On a Tuesday in September, India Hynes, the CEO of a wine cooler and luxury appliance company called Vinotemp, said she had 25 shipping containers‘ worth of product sitting at factories in China while several of her top-selling items were listed as “out of stock.”
“They cannot get space on vessels,” she said. “If we basically pay, like, $19,000 [to] 20,000 a container, they will try and find space, but still no guarantees.”
That same day, an unprecedented backlog of container ships floated off the coast of Southern California, waiting to unload cargo at the ports of Los Angeles and Long Beach.
“There’s nothing I can do, really,” Hynes said.
It’s been nearly two years since the beginning of pandemic lockdowns in China, but global supply chains are still tangled up. So in a new series called “Temporarily Unavailable,” “Marketplace” host Kai Ryssdal will take a closer look at how stuff gets around the world.
Click the audio player above to hear the first segment, or keep scrolling to see four charts that will help you understand why everything is out of stock.
How COVID-19 created congestion in global shipping
In 2020 and 2021, pandemic shutdowns, labor shortages and other disruptions slowed parts of the shipping and logistics industry at the same time imports surged due to shifting consumer spending habits.
“Pretty much every link in the supply chain has had serious challenges at one time or another,” said Phil Levy, chief economist with freight forwarder Flexport.
One example is air freight. “Traditionally, half of air freight has traveled in the bellies of passenger planes, not in dedicated cargo planes,” said Levy. “When countries had shutdowns and people stopped doing business travel, all of a sudden you lost a lot of air cargo capacity.”
“And all of that is happening at a time of really elevated goods demand,” Levy said. “So there’s no slack in the system, there’s no reprieve where you catch up.”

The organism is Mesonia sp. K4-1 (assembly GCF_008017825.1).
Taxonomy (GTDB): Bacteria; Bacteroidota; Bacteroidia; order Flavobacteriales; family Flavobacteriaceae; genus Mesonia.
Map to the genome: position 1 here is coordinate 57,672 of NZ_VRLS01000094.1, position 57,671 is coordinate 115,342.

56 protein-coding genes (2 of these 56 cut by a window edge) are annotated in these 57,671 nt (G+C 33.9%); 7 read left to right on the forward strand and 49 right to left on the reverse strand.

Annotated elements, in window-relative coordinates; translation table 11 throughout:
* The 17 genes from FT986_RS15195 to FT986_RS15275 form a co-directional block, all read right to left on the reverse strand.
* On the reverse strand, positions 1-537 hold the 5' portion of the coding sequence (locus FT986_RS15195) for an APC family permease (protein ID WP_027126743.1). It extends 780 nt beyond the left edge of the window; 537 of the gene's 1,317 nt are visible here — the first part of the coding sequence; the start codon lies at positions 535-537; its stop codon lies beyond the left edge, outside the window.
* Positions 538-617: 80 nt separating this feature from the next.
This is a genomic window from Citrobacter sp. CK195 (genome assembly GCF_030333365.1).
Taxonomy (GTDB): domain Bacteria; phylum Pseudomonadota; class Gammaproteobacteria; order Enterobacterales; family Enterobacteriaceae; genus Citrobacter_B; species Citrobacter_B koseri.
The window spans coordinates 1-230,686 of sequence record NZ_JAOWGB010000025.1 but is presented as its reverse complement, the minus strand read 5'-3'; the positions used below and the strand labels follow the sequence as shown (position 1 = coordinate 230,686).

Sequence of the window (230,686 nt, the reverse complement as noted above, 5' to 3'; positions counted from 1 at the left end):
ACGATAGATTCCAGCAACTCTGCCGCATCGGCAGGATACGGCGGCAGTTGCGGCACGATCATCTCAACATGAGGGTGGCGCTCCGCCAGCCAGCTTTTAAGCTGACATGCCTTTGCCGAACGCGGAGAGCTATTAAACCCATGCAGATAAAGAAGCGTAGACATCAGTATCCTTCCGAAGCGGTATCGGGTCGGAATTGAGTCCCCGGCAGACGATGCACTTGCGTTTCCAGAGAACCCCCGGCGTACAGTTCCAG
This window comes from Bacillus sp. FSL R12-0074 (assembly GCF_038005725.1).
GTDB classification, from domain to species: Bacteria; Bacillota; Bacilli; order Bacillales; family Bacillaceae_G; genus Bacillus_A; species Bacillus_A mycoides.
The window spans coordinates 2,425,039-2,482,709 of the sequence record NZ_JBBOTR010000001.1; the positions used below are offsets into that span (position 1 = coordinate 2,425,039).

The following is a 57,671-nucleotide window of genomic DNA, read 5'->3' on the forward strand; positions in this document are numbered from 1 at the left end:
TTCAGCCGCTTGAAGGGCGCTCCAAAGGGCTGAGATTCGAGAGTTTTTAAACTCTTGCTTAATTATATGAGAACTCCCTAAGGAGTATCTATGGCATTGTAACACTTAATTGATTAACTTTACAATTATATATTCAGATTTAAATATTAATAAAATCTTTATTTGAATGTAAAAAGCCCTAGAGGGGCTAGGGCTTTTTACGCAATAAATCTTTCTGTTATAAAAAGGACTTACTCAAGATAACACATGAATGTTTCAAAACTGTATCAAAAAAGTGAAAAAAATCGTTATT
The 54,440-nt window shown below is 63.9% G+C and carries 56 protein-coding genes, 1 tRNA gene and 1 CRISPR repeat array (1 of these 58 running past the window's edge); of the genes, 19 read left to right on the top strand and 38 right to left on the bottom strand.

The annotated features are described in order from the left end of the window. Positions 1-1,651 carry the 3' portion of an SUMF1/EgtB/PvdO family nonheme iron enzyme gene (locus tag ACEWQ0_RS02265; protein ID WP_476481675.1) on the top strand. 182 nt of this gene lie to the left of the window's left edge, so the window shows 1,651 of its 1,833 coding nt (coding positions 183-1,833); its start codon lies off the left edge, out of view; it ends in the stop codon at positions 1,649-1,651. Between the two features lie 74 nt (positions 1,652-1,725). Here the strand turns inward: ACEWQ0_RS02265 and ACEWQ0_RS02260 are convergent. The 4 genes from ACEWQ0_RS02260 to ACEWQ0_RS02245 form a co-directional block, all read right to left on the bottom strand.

Dozens of container ships are stuck outside Southern California ports
About 4,500 ships, carrying a third of U.S. container imports, come through the ports of Los Angeles and Long Beach every year.
“In normal times, they’re hitting their arrival time within 30 minutes,” said Kip Louttit, executive director of the Marine Exchange of Southern California, which assembles schedule data for the port complex.
Fall is typically the ports’ busiest time as companies try to build up inventory for the holiday shopping season, but this year has been unlike any other.
The number of ships at anchor or drifting outside the Los Angeles and Long Beach port complex hit an all-time high of 73 in mid-September.
“In a normal world, mathematically, there are supposed to be zero or one container ships at anchor,” Louttit said. “So that’s the magnitude of the backup.”
Congestion begets more congestion
The average anchorage time at the Port of Los Angeles has stretched to more than 11 days in a 30-day rolling average, but other parts of the supply chain have slowed as well.
“Ships, trucks, trains, warehouses — all of them are essentially part of each other's operations, more or less, because we're all dependent on each other in order to succeed,” said Matt Schrap, CEO of the Harbor Trucking Association, which represents the industry that moves containers to and from ports. “It's like a spiderweb, right? You tug one end and the whole thing shakes.”
The average transit time for a shipment from Shanghai to reach its final destination in the U.S. is more than double what it was before the pandemic, according to freight forwarder Flexport.
In July, Union Pacific Railroad temporarily suspended service from West Coast ports to terminals near Chicago in an attempt to relieve congestion.
“And for the whole thing to work, you have to be able to go from start to finish,” said Flexport’s Levy.
Schrap said the amount of cargo piling up on docks has made it difficult for truckers to return empty containers to the ports and reduced the capacity of the entire system.
“There’s only so much room to go around,” he said. “We're storing a lot of empty containers in our yards because we don't have the ability to return them ... which unfortunately, is taking up chassis capacity where we are unable to utilize those wheels, as we call them, in other parts of the supply chain.”
Empty containers take nearly twice as long to return to China as they did before the pandemic, according to data from Flexport.
For businesses like Vinotemp, shipping costs have skyrocketed.
The average price to ship a 40-foot container from China to the North American West Coast reached $20,000 in September, according to Freightos’ index.
“Are you raising prices at all?” Ryssdal asked Hynes. “Oh yes, absolutely,” she responded.